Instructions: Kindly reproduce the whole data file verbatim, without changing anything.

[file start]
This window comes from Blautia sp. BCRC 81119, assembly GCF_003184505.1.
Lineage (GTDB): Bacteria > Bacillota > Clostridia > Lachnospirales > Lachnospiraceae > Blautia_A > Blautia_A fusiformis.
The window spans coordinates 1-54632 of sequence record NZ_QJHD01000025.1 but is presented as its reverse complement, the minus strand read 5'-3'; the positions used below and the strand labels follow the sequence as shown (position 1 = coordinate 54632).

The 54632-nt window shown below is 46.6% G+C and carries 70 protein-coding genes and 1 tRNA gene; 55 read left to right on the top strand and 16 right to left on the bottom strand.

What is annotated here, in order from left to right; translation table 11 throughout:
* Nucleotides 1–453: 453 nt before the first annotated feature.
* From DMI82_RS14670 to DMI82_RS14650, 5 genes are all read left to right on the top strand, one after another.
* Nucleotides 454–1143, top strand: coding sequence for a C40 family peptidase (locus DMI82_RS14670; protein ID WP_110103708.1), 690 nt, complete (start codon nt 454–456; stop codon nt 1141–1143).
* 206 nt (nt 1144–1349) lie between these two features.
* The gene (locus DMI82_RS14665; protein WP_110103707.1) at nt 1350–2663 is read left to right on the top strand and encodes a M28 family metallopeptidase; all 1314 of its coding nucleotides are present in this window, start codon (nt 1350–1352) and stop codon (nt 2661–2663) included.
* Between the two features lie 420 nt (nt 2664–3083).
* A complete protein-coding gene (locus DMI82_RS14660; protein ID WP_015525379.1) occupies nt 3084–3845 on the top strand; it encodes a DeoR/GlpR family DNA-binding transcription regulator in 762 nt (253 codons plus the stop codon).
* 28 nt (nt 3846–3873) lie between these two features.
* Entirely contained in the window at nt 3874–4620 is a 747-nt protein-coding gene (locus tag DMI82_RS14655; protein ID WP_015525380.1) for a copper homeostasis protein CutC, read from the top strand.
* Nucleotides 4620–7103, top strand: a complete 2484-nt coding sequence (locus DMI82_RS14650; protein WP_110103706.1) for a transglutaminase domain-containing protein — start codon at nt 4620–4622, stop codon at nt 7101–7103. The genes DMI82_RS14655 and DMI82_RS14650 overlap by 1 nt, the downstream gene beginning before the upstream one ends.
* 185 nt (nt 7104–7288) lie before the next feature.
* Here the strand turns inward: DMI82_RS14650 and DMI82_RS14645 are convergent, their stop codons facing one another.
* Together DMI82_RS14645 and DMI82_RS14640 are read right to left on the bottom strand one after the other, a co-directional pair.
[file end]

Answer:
This window comes from Blautia sp. BCRC 81119, assembly GCF_003184505.1.
Lineage (GTDB): Bacteria > Bacillota > Clostridia > Lachnospirales > Lachnospiraceae > Blautia_A > Blautia_A fusiformis.
The window spans coordinates 1-54632 of sequence record NZ_QJHD01000025.1 but is presented as its reverse complement, the minus strand read 5'-3'; the positions used below and the strand labels follow the sequence as shown (position 1 = coordinate 54632).

The 54632-nt window shown below is 46.6% G+C and carries 70 protein-coding genes and 1 tRNA gene; 55 read left to right on the top strand and 16 right to left on the bottom strand.

What is annotated here, in order from left to right; translation table 11 throughout:
* Nucleotides 1–453: 453 nt before the first annotated feature.
* From DMI82_RS14670 to DMI82_RS14650, 5 genes are all read left to right on the top strand, one after another.
* Nucleotides 454–1143, top strand: coding sequence for a C40 family peptidase (locus DMI82_RS14670; protein ID WP_110103708.1), 690 nt, complete (start codon nt 454–456; stop codon nt 1141–1143).
* 206 nt (nt 1144–1349) lie between these two features.
* The gene (locus DMI82_RS14665; protein WP_110103707.1) at nt 1350–2663 is read left to right on the top strand and encodes a M28 family metallopeptidase; all 1314 of its coding nucleotides are present in this window, start codon (nt 1350–1352) and stop codon (nt 2661–2663) included.
* Between the two features lie 420 nt (nt 2664–3083).
* A complete protein-coding gene (locus DMI82_RS14660; protein ID WP_015525379.1) occupies nt 3084–3845 on the top strand; it encodes a DeoR/GlpR family DNA-binding transcription regulator in 762 nt (253 codons plus the stop codon).
* 28 nt (nt 3846–3873) lie between these two features.
* Entirely contained in the window at nt 3874–4620 is a 747-nt protein-coding gene (locus tag DMI82_RS14655; protein ID WP_015525380.1) for a copper homeostasis protein CutC, read from the top strand.
* Nucleotides 4620–7103, top strand: a complete 2484-nt coding sequence (locus DMI82_RS14650; protein WP_110103706.1) for a transglutaminase domain-containing protein — start codon at nt 4620–4622, stop codon at nt 7101–7103. The genes DMI82_RS14655 and DMI82_RS14650 overlap by 1 nt, the downstream gene beginning before the upstream one ends.
* 185 nt (nt 7104–7288) lie before the next feature.
* Here the strand turns inward: DMI82_RS14650 and DMI82_RS14645 are convergent, their stop codons facing one another.
* Together DMI82_RS14645 and DMI82_RS14640 are read right to left on the bottom strand one after the other, a co-directional pair.